AIDS Foundation of Chicago: Chicago Housing for Health Partnership

Agency Overview:

Founded in 1985 by community activists and physicians, AIDS Foundation of Chicago (AFC) is a local and national leader in the fight against HIV/AIDS. AFC collaborates with community organizations to develop and improve HIV/AIDS services, and fund and coordinate prevention, care, and advocacy projects. AFC has a long history of building coalitions with service providers and other health organizations, and public officials to avoid duplication of services, maximize scarce resources, and ensure quality services for those living with and at risk for HIV/AIDS, as well as for vulnerable homeless populations. 

AFC maintains a central management information database to track client demographics, service utilization, and outcomes across partner agencies.

AFC also has an established infrastructure for leading multi-agency, multi-system collaborations—encompassing hospitals/healthcare providers, providers of specialty mental health/substance abuse treatment and outreach, and a broad spectrum of community-based housing and homeless service agencies—for efficient, quality service delivery within and beyond Chicago. During 2010, AFC subcontracted $13 million in federal funds to more than 65 partner housing and case management agencies. AFC maintains a central management information database to track client demographics, service utilization, and outcomes across partner agencies. See

Proactive Grant Overview & Goals:

The Chicago Housing for Health Partnership (CCHP) was a four-year research and demonstration project (2003-2007) led by the AIDS Foundation of Chicago.  It involved a citywide collaboration with 15 healthcare, housing, and social service agencies.  The project objectively examined the effectiveness of a case management and housing program in reducing the use and costs associated with emergency and longer-term medical services among homeless adults with chronic medical illnesses.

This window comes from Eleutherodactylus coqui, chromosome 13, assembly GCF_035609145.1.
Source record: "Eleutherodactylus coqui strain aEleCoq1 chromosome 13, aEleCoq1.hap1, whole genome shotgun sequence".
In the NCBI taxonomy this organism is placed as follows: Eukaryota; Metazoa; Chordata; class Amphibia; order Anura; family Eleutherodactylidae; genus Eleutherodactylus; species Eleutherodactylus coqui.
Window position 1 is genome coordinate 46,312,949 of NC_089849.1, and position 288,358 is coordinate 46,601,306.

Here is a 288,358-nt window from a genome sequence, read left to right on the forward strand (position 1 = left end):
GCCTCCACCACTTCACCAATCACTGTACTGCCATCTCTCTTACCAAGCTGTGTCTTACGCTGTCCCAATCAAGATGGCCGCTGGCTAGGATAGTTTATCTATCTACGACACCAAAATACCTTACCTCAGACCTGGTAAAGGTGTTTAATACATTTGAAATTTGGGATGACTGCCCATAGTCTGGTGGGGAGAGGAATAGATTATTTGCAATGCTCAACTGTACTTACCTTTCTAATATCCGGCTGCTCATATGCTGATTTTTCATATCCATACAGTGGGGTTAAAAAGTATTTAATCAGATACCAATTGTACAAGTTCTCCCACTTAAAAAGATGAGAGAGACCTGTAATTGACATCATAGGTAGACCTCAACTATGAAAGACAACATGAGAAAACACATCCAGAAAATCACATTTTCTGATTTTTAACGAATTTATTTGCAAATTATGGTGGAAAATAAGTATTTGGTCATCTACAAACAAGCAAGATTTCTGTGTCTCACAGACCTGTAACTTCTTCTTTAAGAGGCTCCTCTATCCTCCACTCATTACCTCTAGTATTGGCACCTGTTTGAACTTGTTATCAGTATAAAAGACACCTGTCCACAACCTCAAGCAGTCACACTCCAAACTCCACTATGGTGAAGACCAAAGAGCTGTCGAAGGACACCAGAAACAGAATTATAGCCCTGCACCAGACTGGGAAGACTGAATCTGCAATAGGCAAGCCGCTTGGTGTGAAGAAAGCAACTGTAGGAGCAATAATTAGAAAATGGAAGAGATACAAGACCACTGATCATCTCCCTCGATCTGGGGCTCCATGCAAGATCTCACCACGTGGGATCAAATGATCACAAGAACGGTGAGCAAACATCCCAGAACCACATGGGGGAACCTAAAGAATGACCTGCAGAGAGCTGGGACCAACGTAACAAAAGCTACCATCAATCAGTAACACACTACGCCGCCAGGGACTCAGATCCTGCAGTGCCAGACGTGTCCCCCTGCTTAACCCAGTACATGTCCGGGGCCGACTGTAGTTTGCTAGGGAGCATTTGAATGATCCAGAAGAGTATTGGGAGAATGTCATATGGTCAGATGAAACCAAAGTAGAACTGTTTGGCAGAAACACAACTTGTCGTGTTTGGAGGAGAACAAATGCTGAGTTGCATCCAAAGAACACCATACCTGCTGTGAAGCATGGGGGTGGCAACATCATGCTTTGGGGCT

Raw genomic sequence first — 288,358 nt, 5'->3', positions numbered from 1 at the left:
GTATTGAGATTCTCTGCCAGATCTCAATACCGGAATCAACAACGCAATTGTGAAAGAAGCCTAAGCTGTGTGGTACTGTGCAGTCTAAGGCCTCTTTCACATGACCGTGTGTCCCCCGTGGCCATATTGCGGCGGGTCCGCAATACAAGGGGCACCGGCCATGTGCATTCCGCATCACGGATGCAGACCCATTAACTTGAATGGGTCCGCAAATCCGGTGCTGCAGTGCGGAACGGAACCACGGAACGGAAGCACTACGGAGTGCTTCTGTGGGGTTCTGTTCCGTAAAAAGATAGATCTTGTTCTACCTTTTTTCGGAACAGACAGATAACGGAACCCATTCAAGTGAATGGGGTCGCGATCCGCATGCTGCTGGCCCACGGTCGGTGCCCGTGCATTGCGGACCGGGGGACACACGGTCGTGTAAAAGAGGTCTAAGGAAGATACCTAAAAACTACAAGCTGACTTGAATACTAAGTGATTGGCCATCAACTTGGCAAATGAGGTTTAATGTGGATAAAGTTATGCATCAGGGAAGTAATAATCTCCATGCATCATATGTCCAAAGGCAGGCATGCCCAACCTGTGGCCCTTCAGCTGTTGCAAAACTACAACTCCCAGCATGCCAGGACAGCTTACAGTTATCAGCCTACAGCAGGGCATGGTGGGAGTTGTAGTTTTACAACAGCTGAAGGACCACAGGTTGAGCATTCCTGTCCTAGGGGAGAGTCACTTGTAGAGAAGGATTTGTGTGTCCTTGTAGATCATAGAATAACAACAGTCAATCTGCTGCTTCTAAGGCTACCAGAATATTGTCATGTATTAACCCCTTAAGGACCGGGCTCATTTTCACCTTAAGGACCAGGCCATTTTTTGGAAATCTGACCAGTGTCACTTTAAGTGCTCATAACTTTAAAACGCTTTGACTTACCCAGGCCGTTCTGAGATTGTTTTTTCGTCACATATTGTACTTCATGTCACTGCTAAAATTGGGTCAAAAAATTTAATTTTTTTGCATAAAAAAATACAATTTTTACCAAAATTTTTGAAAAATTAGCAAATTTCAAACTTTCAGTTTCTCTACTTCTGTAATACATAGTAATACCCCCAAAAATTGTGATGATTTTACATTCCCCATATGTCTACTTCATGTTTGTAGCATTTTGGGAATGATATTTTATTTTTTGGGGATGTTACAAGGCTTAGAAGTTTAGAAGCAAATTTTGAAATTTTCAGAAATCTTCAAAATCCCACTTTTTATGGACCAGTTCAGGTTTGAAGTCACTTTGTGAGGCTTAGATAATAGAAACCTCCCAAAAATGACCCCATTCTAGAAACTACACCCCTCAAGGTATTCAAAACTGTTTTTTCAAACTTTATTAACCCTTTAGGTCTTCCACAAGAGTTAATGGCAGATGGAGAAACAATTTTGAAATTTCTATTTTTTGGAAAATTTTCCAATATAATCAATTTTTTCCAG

During an 18-month research phase, CHHP researchers – the Collaborative Research Unit of Stroger Hospital, Cook County Bureau of Health Services – used a randomized control trial design to study the number of hospital, emergency room, and nursing home visits incurred by two groups: 201 individuals who received CHHP supportive housing and case management compared to the 204 individuals who received “usual care,” a piecemeal system of emergency shelters, family and recovery programs.  Composition of the groups included high rates of long-term substance abuse (86 percent), mental illness (46 percent), and medical issues such as HIV/AIDS (34 percent) and hypertension (33 percent), as well as a number of other chronic medical illnesses, such as diabetes and cancer. 

The independent research used electronic surveillance, medical records and interviews to track health outcomes and assess whether and how much in medical expenses could be saved through case management and stable housing.  A CHHP Substudy of over 100 HIV positive participants assessed the effectiveness of this service model in assisting this sub-group by examining immune system function through participants’ viral loads.

In 2007, due to its documented success, CHHP evolved from a research and demonstration project to an established citywide collaboration.  CHHP presently provides permanent, scattered-site housing and supportive services to 180 homeless individuals dually or triply diagnosed with HIV or another chronic medical illness, substance addiction, and/or mental illness.